First published in the USA in 1991.
This is one of my favourite Tanith Lee books so far.
Tanaquil, adolescent daughter of the sorceress Jaive, begins a journey of self-discovery, accompanied by the peeve, a desert animal given the power of speech by a stray splash of Jaive's magic. Tanaquil has always been able to mend things, so when the peeve discovers the dismembered skeleton of a unicorn buried in the desert, she sets to work restoring it to completeness.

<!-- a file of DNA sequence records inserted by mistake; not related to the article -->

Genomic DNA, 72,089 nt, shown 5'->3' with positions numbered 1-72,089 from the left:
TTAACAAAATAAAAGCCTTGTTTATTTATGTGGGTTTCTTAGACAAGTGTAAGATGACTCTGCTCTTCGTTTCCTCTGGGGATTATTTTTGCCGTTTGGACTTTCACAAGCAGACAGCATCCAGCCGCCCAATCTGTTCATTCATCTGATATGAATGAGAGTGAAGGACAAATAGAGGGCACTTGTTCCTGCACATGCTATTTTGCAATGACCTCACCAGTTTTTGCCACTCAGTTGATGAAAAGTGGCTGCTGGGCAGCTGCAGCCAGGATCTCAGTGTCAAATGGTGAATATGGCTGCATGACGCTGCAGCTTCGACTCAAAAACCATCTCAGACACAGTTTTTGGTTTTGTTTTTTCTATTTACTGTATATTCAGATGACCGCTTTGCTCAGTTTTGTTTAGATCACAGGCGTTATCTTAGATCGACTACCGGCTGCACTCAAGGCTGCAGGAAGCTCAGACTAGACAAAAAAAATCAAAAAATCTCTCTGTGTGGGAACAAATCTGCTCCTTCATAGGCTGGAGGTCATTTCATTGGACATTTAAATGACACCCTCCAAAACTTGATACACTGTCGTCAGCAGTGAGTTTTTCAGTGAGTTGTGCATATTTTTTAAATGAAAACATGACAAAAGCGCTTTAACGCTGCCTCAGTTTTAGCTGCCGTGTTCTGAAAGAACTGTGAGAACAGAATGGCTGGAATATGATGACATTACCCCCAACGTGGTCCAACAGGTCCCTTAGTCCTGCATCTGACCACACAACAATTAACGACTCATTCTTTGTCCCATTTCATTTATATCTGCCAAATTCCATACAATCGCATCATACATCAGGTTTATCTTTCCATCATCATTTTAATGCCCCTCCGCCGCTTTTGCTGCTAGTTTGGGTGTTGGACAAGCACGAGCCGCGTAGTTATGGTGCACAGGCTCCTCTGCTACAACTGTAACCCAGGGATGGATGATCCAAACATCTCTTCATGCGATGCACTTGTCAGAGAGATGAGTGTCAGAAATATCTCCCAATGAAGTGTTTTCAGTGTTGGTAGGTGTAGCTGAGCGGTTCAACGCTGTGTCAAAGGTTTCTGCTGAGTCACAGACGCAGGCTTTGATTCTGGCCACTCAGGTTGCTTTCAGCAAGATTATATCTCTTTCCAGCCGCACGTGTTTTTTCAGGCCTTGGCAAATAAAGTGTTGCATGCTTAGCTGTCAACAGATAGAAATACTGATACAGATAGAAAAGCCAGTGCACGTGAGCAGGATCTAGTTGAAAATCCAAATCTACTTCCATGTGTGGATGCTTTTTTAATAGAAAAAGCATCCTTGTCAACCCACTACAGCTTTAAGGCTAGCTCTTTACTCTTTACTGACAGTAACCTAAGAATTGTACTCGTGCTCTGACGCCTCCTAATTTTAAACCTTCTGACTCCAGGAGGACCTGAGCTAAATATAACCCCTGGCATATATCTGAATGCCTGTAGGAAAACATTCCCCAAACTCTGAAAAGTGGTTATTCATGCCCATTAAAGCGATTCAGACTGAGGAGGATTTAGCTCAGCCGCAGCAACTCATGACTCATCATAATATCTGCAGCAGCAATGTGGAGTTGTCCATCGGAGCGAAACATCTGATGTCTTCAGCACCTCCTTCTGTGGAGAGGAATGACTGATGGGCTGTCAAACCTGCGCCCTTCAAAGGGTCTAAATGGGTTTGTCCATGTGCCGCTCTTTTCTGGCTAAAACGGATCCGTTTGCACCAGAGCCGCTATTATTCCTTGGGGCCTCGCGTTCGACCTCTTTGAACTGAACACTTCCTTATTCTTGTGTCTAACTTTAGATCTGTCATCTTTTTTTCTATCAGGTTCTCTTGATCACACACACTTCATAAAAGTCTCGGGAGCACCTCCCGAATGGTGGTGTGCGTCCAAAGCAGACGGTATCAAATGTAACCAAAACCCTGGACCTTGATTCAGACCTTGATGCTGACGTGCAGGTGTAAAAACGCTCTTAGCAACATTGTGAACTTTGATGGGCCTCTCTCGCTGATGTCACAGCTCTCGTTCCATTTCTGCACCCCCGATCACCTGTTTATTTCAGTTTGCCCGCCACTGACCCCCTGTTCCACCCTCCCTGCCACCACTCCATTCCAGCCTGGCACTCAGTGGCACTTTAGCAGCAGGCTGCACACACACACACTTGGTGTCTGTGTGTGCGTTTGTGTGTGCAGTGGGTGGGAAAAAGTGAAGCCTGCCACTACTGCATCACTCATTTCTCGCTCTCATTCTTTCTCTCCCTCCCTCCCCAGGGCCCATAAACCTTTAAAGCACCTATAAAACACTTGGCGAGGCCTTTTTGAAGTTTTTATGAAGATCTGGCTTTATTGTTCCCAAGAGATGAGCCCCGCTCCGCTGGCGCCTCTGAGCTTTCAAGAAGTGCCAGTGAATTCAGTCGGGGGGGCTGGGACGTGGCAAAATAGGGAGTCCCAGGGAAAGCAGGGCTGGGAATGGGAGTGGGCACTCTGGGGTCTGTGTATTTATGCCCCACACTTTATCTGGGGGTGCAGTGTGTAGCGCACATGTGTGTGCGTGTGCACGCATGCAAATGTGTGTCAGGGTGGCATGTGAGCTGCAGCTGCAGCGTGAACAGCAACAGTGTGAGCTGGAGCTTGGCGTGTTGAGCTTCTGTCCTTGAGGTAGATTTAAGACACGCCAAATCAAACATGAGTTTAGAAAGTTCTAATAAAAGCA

The peeve is a major character, and very well done. When Tanaquil meets the Princess Lizra, it `was overwhelmed...immediately laid some dung on a woven-gold rug, then folded the rug over the misdemeanour like a nasty pancake.' Its insatiable appetite for bones, fish and perfumed soap is the goad for much of the story's progression.
At 188 pages, this book is exactly the right length. The satisfying ending almost sets the scene for a sequel - but Tanith Lee would never be that stupid.24 September 1998